“Microsoft has said it is working to close a breach of its technology that protects music digital files from copyright infringement,” The BBC reports. “A program called Fairuse4wm has been posted on the net and is said to be capable of bypassing Microsoft’s Digital Rights Management (DRM) system.”
“It could spell problems for internet music shops, potentially enabling users to download unlimited files,” The Beeb reports.
“Microsoft said it hoped to deploy an update to fix the problem soon. DRM is used to control people’s access to digital data. It is commonly employed on music downloading sites to restrict the use of music purchased and downloaded online to ensure copyright is not infringed,” The Beeb reports.
The Beeb reports, “The program apparently strips Windows Media audio (wma) files of Microsoft’s DRM 10 or 11 protection, removing any usage restrictions.”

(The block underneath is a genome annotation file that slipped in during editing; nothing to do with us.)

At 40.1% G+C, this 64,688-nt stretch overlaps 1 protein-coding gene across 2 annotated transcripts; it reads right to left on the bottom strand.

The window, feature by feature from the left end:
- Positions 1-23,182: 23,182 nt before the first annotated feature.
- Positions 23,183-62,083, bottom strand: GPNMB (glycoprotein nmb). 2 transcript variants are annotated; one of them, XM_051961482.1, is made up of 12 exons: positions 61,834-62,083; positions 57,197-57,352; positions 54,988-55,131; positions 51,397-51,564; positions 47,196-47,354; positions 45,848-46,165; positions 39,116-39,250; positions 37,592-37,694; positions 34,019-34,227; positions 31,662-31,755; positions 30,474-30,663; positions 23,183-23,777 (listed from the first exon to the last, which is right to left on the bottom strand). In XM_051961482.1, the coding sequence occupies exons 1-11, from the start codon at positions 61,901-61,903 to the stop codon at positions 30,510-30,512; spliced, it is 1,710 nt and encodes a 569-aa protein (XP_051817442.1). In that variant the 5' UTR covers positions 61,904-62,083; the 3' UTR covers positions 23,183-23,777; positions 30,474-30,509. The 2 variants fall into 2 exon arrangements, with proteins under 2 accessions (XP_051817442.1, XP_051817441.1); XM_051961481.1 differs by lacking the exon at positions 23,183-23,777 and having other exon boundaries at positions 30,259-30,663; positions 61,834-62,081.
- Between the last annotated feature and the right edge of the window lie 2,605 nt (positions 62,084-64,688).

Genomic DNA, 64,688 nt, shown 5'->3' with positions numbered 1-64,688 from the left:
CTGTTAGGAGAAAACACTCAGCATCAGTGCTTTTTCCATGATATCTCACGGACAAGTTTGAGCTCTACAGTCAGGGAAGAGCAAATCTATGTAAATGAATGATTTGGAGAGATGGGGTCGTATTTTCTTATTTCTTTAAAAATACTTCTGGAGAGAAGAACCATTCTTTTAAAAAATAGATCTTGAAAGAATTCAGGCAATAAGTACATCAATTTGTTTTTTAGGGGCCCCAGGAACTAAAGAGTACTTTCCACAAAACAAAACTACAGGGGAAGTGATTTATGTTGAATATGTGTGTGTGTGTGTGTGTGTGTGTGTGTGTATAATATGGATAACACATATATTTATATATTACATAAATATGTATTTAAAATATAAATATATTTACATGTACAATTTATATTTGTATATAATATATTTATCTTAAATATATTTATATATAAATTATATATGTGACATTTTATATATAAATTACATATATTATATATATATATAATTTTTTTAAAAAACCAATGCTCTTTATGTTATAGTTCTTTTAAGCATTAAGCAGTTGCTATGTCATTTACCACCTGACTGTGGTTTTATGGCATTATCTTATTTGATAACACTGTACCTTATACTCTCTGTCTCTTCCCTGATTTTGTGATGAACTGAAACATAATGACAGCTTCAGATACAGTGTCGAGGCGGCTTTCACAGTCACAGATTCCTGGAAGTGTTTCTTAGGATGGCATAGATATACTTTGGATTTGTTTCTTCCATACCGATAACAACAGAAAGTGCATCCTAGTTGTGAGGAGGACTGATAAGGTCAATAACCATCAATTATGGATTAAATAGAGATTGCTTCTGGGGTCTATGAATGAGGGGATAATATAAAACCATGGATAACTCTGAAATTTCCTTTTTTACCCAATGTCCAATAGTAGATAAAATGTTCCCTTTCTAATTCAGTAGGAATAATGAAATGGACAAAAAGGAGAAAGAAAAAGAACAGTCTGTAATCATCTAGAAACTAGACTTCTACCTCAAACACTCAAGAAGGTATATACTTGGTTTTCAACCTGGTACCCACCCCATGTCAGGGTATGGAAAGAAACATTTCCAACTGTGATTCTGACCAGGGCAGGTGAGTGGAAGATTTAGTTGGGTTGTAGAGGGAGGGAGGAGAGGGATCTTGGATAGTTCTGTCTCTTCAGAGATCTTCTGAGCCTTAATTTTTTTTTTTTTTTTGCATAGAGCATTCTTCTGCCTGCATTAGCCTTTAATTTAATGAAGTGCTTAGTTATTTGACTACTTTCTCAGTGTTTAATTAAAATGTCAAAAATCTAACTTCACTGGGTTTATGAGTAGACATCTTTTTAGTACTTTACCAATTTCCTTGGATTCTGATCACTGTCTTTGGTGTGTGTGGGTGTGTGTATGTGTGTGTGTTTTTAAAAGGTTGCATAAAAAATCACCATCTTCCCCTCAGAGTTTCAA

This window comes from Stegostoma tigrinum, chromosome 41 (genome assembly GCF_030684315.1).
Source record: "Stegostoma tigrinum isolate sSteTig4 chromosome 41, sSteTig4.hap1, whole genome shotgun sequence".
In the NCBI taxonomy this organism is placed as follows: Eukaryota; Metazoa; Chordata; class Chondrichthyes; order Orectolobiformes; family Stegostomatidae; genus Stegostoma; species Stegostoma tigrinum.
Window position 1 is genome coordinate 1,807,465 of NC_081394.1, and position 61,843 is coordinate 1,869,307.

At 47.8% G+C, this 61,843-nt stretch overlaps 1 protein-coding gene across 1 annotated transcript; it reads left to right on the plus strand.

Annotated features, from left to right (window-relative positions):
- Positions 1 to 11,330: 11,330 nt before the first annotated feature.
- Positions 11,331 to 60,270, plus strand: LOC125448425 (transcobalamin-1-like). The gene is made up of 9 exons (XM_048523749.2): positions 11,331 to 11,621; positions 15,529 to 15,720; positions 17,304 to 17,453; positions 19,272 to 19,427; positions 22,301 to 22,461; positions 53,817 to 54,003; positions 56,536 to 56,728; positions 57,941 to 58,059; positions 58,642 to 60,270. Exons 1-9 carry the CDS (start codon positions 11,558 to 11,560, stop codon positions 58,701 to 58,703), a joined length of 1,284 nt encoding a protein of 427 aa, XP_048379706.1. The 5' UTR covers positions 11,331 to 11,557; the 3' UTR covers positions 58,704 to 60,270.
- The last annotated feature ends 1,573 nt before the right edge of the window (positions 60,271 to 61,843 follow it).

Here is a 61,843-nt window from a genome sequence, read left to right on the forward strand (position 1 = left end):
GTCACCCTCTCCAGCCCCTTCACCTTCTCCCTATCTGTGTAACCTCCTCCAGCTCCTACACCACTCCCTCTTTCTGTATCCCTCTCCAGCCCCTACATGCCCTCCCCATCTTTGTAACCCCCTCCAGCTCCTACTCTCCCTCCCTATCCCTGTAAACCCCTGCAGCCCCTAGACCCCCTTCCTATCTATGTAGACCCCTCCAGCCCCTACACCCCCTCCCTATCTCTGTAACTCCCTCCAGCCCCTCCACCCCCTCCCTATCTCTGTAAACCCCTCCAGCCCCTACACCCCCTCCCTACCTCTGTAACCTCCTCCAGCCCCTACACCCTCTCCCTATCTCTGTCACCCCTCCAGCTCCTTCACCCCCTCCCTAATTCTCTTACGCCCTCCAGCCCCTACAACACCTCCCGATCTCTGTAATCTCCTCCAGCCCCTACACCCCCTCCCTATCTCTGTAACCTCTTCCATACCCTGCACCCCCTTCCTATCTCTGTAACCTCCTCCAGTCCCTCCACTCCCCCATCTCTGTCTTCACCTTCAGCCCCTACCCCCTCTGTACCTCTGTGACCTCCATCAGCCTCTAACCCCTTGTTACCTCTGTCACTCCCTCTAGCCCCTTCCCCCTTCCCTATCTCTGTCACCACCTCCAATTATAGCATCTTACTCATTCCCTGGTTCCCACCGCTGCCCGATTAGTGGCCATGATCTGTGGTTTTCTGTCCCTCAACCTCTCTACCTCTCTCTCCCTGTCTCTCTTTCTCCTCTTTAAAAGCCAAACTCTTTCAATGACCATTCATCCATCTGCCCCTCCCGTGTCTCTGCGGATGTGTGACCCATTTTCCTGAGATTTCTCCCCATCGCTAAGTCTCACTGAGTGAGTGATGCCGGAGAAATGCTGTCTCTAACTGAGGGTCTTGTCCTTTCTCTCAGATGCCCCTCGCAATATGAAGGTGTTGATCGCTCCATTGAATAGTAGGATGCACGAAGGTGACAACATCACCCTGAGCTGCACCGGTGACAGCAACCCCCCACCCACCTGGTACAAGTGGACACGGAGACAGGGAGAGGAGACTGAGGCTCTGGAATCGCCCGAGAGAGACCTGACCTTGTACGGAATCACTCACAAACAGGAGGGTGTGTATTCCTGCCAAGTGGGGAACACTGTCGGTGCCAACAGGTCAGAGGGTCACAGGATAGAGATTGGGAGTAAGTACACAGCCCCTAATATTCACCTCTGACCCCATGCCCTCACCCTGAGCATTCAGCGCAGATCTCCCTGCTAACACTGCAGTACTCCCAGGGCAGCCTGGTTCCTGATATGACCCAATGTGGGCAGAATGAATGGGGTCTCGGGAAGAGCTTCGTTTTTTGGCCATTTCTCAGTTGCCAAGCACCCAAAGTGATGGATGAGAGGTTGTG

The Beeb reports., “Marcus Matthias, senior product manager, Windows Client Division, said: “Microsoft is aware that a tool recently surfaced that circumvents Windows Media Digital Rights Management technology. ‘Fortunately, the Windows Media DRM system has built-in renewability, we have an update to address the circumvention, and are working with our partners to deploy this solution.'”
“Some internet music sites, including Napster, offer monthly subscription services where users can download an unlimited amount of music. This is controlled by DRM technology, so if a payment is missed, the user can no longer listen to any of their songs,” The Beeb reports. But by removing DRM protection from the files, users could potentially download and keep many files. Microsoft was not available for immediate comment.”
Full article, in which Jupiter Research analyst Mark Mulligan hilariously and ridiculously calls Microsoft “the big gorilla of the digital media space,” here.
Microsoft’s PlaysForSure cracked: FairUse4WM strips Windows Media DRM – August 25, 2006